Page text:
Smoother and marginally more sophisticated than the J2 it replaced, the 1934-1936 MG PA/PB was still mainly for masochists with narrow shoulders. It retained MG's unmistakable design hallmarks: proud radiator, freestanding headlamps, classic clamshell fenders, and "slab-back" fuel tank.
The PA also retained the existing 847cc displacement, while the PB had a bored-out 939cc version with eight extra horsepower.
Three body styles were offered: two-seat roadster (the most sought-after today), a four-seater, and the unusual, gracefully shaped "Airline" fastback coupe.
All featured center-lock wire wheels, real leather upholstery, and MG's customary wood-framed body construction, plus fold-down windshields on the open models. The PA/PB was capable of 70+ mph, but a hard ride and lack of gearbox synchronization made this a rugged driving experience.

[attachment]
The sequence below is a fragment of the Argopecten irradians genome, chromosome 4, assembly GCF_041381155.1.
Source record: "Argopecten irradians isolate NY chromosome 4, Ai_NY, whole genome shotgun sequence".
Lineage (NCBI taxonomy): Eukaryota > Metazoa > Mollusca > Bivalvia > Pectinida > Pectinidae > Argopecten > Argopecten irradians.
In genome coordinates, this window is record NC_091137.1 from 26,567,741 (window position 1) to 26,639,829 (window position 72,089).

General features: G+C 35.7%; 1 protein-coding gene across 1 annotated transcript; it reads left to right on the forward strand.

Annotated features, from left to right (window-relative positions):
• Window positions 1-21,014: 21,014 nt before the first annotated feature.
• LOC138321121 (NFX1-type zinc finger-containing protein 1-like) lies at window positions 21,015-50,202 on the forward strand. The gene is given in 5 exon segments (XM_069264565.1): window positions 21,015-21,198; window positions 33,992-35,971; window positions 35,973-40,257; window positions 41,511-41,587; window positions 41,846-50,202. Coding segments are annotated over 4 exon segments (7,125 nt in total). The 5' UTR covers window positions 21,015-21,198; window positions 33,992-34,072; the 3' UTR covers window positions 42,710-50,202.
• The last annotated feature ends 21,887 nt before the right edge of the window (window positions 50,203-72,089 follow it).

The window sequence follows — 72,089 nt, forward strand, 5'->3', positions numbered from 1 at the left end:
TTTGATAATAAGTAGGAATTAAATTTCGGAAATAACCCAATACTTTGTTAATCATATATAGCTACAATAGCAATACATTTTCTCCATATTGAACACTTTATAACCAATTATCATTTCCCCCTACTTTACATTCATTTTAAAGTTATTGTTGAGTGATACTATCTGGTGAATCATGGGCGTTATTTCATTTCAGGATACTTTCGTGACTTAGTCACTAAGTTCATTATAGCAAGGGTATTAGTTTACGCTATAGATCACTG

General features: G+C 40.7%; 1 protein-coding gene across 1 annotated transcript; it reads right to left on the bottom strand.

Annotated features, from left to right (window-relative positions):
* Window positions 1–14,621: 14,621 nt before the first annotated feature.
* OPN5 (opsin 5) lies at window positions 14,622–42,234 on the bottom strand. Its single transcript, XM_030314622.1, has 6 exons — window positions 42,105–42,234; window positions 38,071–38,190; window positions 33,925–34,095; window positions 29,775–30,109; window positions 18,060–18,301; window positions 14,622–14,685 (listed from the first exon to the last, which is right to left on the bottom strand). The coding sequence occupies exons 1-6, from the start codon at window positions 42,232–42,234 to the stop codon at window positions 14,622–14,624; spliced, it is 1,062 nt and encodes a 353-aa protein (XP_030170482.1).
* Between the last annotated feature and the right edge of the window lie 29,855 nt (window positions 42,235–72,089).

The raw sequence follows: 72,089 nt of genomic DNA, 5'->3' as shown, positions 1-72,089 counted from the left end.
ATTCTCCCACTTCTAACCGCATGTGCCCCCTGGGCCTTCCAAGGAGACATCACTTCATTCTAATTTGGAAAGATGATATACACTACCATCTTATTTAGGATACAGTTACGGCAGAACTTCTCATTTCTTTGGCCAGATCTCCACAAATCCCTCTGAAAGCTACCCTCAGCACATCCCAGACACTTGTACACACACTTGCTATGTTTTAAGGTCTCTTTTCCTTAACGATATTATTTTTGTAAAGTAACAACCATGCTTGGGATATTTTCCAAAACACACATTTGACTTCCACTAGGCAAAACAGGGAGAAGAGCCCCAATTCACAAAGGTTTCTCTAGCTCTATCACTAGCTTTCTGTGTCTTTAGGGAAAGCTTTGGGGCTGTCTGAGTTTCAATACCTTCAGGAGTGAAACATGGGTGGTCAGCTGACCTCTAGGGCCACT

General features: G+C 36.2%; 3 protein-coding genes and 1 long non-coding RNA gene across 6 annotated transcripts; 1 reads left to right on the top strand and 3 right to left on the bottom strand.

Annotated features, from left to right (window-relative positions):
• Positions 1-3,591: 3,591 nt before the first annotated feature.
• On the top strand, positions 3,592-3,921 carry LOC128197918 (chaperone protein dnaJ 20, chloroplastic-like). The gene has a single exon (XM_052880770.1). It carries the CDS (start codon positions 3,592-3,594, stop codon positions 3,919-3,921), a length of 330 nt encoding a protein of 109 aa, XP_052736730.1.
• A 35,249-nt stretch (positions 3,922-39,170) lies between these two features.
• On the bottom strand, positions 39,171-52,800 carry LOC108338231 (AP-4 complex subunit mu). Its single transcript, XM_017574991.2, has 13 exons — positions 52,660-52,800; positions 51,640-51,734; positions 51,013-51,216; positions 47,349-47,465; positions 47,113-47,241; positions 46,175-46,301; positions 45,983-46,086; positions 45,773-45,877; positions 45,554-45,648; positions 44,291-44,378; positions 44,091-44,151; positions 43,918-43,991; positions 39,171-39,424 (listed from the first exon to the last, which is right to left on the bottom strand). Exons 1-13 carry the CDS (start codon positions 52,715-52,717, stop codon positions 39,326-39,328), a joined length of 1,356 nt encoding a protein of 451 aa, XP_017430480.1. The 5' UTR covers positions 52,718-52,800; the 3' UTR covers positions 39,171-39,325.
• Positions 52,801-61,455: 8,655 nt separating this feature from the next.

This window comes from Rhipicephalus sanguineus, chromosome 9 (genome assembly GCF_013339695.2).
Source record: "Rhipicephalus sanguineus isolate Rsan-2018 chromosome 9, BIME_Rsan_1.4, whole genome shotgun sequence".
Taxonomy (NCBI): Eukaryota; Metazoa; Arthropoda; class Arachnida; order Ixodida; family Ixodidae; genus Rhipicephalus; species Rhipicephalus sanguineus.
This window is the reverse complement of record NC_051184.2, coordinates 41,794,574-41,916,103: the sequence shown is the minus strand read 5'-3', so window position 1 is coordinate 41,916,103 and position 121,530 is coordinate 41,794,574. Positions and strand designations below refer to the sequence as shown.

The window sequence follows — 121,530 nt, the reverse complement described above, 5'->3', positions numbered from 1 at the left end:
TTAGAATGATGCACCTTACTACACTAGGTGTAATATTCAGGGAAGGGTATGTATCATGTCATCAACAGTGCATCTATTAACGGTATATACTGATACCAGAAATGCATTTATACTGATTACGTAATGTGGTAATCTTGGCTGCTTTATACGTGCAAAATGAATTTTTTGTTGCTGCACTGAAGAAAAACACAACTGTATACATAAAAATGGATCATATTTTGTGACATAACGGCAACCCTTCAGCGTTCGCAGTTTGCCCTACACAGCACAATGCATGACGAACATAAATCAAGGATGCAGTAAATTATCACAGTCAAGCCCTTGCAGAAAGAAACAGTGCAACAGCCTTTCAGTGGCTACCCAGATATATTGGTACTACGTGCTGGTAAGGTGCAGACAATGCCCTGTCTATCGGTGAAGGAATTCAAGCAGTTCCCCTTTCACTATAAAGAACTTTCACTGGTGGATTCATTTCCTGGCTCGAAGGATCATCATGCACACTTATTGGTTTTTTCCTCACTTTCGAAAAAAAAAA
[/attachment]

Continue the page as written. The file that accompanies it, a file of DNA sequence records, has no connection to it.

Pluses of the 1934-1936 MG PA/PB:
- Last MGs in the original Cecil Kimber mold
- Small, light, and handy
- Excellent club support
Minuses of the 1934-1936 MG PA/PB:
- Performance still limited
- Rot-prone bodies
- Parts now scarce and pricey
- Bone-crusher ride
- Not an everyday find
Specifications of the 1934-1936 MG PA/PB:
Wheelbase, inches: 87.5
Length, inches: 131.0
Weight, pounds: 1,510
Price, new: NA
Engines for the 1934-1936 MG PA/PB:
|ohc I-4||847 cc (52 cid)||351||1934-1935|
|ohc I-4||939 cc (57 cid)||431||1935-1936|
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